From encouraging them to enjoy outdoor activities to shopping in second-hand shops, click the following link for more information. 

VERDICT: How to save money when raising children in Switzerland

As with everything in Switzerland, it is important to remember that wages are higher – so although things outside Swiss borders might be cheaper, you’ll have a hard time getting Swiss wages anywhere else. 

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COST OF LIVING

Can I have a fire in my backyard or courtyard in Switzerland?

The winter months are on their way and the weather is getting colder. If you’re lucky enough to have a backyard, can you light a fire?

White marshmallows toast over a fire
If you want to toast marshmallows in your backyard in Switzerland this winter, first make sure it's OK. Photo by Leon Contreras on Unsplash

Even if you own a property, the rules for what you can and cannot do in Switzerland can be relatively restrictive. 

As we covered in the following article, laws or tenancy rules can prevent you from doing several types of activities in your own backyard, including felling trees or washing your car. 

You can also be prevented from certain activities on particular days. For instance, rules, bylaws and tenancy arrangements may prevent you from mowing your lawn or hanging out your laundry on a Sunday. 

READ MORE: What am I allowed to do in my backyard or apartment courtyard in Switzerland?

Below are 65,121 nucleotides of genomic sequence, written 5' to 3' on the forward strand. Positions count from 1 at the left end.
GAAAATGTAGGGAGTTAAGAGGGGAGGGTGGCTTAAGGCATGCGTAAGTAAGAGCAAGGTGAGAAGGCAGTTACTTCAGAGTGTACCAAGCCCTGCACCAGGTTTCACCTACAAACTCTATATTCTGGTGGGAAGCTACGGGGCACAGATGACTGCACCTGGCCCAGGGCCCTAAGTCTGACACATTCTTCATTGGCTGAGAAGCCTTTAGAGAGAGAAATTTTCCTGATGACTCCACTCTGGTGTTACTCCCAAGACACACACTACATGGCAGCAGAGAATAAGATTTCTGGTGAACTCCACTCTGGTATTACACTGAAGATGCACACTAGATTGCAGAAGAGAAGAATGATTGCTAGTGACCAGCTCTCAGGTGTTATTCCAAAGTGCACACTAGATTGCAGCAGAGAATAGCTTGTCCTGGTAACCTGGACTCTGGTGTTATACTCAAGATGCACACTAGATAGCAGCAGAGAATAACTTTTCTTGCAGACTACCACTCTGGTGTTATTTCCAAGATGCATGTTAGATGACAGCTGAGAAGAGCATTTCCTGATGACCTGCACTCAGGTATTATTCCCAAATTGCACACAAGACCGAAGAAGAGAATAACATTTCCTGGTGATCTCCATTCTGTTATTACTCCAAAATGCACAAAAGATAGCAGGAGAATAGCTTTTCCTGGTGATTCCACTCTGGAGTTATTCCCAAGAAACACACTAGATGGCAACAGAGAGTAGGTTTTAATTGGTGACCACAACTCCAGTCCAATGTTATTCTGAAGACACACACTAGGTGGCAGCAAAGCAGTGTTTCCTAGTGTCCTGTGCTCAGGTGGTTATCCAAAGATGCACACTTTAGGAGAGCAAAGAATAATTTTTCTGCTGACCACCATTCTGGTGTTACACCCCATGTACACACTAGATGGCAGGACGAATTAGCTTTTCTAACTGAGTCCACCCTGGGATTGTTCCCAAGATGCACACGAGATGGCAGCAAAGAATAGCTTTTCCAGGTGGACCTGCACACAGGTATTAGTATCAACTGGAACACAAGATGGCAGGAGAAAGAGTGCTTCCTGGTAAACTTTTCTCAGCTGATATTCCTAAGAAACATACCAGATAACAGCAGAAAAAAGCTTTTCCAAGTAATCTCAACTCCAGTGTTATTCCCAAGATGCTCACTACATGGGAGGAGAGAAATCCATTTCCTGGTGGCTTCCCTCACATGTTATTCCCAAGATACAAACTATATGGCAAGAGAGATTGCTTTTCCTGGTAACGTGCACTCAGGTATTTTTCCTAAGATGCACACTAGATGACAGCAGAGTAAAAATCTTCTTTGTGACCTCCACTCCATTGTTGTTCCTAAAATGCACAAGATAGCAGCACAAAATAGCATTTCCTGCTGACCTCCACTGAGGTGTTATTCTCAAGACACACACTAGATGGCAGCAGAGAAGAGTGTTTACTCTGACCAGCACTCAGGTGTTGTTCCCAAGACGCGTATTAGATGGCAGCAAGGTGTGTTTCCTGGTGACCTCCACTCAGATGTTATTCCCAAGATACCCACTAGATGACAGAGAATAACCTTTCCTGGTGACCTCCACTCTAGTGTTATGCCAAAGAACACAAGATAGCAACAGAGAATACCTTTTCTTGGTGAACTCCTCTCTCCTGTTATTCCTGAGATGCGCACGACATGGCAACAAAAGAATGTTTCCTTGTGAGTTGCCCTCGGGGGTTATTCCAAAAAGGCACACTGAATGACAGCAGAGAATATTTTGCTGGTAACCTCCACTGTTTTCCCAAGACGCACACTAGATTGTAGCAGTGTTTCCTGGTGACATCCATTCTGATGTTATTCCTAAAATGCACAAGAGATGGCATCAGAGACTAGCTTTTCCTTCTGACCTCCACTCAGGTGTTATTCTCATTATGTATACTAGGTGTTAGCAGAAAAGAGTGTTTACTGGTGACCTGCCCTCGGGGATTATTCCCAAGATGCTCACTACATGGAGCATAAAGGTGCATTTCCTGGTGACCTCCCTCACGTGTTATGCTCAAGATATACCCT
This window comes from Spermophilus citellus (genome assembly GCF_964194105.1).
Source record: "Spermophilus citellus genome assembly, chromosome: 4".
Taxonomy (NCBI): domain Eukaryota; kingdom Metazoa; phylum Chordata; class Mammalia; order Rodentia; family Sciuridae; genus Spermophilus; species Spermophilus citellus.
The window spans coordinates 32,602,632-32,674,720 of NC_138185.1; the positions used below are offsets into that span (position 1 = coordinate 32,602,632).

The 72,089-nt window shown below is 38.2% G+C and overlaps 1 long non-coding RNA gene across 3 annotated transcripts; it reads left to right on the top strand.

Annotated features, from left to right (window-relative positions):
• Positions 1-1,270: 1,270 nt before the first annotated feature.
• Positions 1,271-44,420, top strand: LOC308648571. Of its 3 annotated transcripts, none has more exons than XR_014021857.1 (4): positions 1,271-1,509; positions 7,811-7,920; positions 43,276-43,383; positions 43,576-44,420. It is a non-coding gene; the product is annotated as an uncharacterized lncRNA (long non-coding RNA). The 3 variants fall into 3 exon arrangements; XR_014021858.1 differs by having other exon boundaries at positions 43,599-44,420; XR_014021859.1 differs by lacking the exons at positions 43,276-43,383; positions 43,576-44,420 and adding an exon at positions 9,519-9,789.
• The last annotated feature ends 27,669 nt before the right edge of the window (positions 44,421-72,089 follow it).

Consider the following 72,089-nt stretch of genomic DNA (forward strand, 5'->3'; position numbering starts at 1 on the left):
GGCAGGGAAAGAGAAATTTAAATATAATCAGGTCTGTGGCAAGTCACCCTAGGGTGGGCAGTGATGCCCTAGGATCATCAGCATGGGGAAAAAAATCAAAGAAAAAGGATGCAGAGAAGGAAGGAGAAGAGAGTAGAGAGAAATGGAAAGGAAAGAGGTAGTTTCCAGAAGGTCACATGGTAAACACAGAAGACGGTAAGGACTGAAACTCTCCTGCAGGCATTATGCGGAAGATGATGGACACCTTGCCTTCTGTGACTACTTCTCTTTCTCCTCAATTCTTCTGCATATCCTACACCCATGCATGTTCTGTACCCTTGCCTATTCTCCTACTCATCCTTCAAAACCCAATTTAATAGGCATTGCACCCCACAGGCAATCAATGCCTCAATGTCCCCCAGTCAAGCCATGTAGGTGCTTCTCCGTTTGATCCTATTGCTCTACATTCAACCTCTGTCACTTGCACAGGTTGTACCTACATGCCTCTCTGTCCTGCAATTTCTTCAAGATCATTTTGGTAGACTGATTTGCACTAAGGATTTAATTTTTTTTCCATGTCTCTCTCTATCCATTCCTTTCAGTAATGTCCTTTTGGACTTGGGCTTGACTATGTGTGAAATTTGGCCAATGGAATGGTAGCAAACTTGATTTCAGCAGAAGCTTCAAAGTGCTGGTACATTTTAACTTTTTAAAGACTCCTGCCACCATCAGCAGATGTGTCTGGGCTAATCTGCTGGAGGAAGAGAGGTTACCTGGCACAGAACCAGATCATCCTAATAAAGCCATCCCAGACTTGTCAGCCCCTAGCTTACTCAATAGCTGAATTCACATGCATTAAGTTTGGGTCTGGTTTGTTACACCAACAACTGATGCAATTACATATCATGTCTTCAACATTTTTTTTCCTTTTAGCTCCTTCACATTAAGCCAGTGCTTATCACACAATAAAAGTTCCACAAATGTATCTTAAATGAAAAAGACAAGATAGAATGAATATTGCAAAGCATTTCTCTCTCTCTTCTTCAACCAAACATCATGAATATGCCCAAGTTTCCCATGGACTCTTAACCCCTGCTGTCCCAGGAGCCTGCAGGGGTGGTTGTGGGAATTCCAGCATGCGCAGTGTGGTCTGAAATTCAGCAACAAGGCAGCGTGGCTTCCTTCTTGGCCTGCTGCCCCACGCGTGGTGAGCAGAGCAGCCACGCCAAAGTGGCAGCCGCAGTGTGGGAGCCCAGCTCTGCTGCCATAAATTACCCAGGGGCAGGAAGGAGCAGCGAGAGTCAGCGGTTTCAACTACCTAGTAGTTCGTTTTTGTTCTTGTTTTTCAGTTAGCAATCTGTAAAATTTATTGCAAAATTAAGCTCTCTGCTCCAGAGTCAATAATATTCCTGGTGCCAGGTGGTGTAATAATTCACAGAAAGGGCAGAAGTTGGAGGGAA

As the weather gets colder, you might be tempted to stock up the fire pit, fire basket or fire bowl with wood and set it alight. 

The rules for lighting fires are also relatively complex. What you are allowed to do will depend on your canton, your tenancy arrangement and the type of fire. 

Can I light a fire on my own property in Switzerland? 

If you’re living in one of the few Swiss houses to have a fireplace, then you are presumably allowed to use it, unless tenancy regulations prevent it at certain times. 

You are also usually allowed to have a barbecue or grill either on your balcony or in your backyard, provided the noise and smoke is not excessive. 

READ MORE: Can I have a barbecue on my balcony in Switzerland?

Whether or not you are allowed to have a fire in your backyard however will depend on the rules in your canton. 

You are generally prohibited from burning any waste in Switzerland, other than typical forest or garden waste (i.e. wood, grass, twigs, sticks and leaves). 

That however can also be restricted at certain times of the year.

In Zurich, for instance, fires in backyards are only permitted from March to October, meaning that you will need to find other ways to stay warm in the winter months in Switzerland’s most populous canton. 

Even if lighting fires is permitted, you may want to check with the rules of your rental contract to see if you are technically allowed a fire. 

What about fires in the forest or open parks? 

A campfire might also sound like a nice way to spend a winter evening, but this may be restricted or completely prohibited depending on the circumstance. 

There is no federal ban on fires in forests and other outdoor areas, provided you are not burning waste (other than garden waste etc) and you are not producing excessive emissions. 

The rules are the same on August 1st, Swiss National Day, where special bonfires usually require a permit. 

Note that there are special rules for burning old Christmas trees, which is prevented by law.